ONGOING COVERAGE: Four liquor stores in Whiteclay, Nebraska have closed—for now

Jorge Castillo

Jorge Castillo

The controversial businesses, located next to the dry Pine Ridge Reservation, closed their doors as their licenses expired. But they may reopen in a matter of weeks.

Four liquor stores in Whiteclay, Nebraska shuttered this weekend following decades of protest. Their licenses were due to expire at the end of April. On Monday morning, a local Omaha television station reported that beer trucks had arrived to collect unsold merchandise.

“My sister didn’t have to die because of alcohol…. I rejoice because there is hope.”

The closures, which may prove temporary, came at the end of a turbulent month of reversals of fate for the four stores. In early April, the Nebraska Liquor Control Commission held a hearing to determine whether or not Whiteclay had adequate law enforcement to keep the liquor stores open. On April 19, the commission voted unanimously to deny the renewal of the stores’ liquor licenses. Then, on April 27, a district judge overturned that decision on the grounds that the commission did not have the authority to close the stores. That same day, the Attorney General’s office appealed the district judge’s decision. The appeal means the case will be bumped up to the Nebraska Supreme Court or the Court of Appeals. In the meantime, the district judge’s ruling has been delayed until the case is heard. That means the stores had to stop selling alcohol by the end of the day on Sunday.

Indeed, the four stores didn’t open at all on Sunday. By all accounts, Whiteclay was relatively quiet with the exception of a press conference featuring speakers including former Oglala Sioux Tribe president Bryan Brewer, activists Frank LaMere and Debra White Plume, and Sonny Skyhawk, founder of American Indians in Film and Television.

IMG_6952.PNG copyAn editorial cartoon by Marty Two Bulls

“My sister didn’t have to die because of alcohol,” Ina Rodriguez said in a video produced by the Omaha World-Herald. For her, the closure of the stores is personal. But she is looking forward to a future without alcohol in Whiteclay. “I rejoice because there’s hope.”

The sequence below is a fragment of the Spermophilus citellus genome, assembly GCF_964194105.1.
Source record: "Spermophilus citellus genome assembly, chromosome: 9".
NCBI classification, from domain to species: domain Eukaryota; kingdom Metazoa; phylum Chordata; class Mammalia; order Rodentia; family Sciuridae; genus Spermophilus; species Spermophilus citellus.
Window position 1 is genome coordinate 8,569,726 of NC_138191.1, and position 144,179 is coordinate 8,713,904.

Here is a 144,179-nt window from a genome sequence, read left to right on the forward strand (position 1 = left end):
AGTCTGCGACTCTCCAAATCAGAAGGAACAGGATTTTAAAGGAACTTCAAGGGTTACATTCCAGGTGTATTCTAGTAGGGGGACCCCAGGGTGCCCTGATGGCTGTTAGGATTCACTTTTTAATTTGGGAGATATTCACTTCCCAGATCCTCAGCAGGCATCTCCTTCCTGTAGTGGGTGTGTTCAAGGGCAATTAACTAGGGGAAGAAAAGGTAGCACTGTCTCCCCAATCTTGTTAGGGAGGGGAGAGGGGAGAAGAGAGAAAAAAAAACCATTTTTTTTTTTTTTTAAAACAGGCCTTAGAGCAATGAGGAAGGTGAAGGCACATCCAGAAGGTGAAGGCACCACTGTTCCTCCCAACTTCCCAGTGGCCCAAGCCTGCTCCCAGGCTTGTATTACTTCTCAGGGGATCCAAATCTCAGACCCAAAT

The Lincoln Journal Star reported that rehabilitation specialists and a handful of volunteers were on hand to provide assistance to residents who may need detox assistance. Tribal leaders and activists planned to meet Monday morning to discuss moving forward, though their optimism remains cautious: A court decision in favor of the four stores would open them back up.

“This has everything to do with those five- to ten-year-olds that have no choice.”

Two business owners in the town of Rushville, 20 miles away, told the Omaha World-Herald they had already seen a spike in beer sales, with one gas station reporting a fourfold increase in traffic. Some Rushville residents expressed concern that the store closures would lead to instances of drunk driving on the roads between Whiteclay and Rushville.

Still, many see closing the stores as a crucial first step in fighting alcoholism on the Pine Ridge Reservation, where sales of alcohol are prohibited, and which sits less than two miles from Whiteclay—a town with a population of seven people. And a dry Whiteclay may have appeal for new businesses, too, interested in providing job opportunities and economic development for the area. Family Dollar has already committed to building a store in Whiteclay once the liquor stores are gone.

Activist Olowan Martinez reiterated in a phone call on the day the Liquor Control Commission held their vote that she doesn’t expect the closing of the stores to end alcoholism on the Pine Ridge: “This has nothing to do with the adult drinkers. This has everything to do with those five- to ten-year-olds that have no choice.”

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H. Claire Brown is a senior staff writer for The Counter. Her work has also appeared in The Atlantic, The Guardian, and The Intercept and has won awards from the Society for Advancing Business Editing and Writing, the New York Press Club, the Newswomen's Club of New York, and others. A North Carolina native, she now lives in Brooklyn.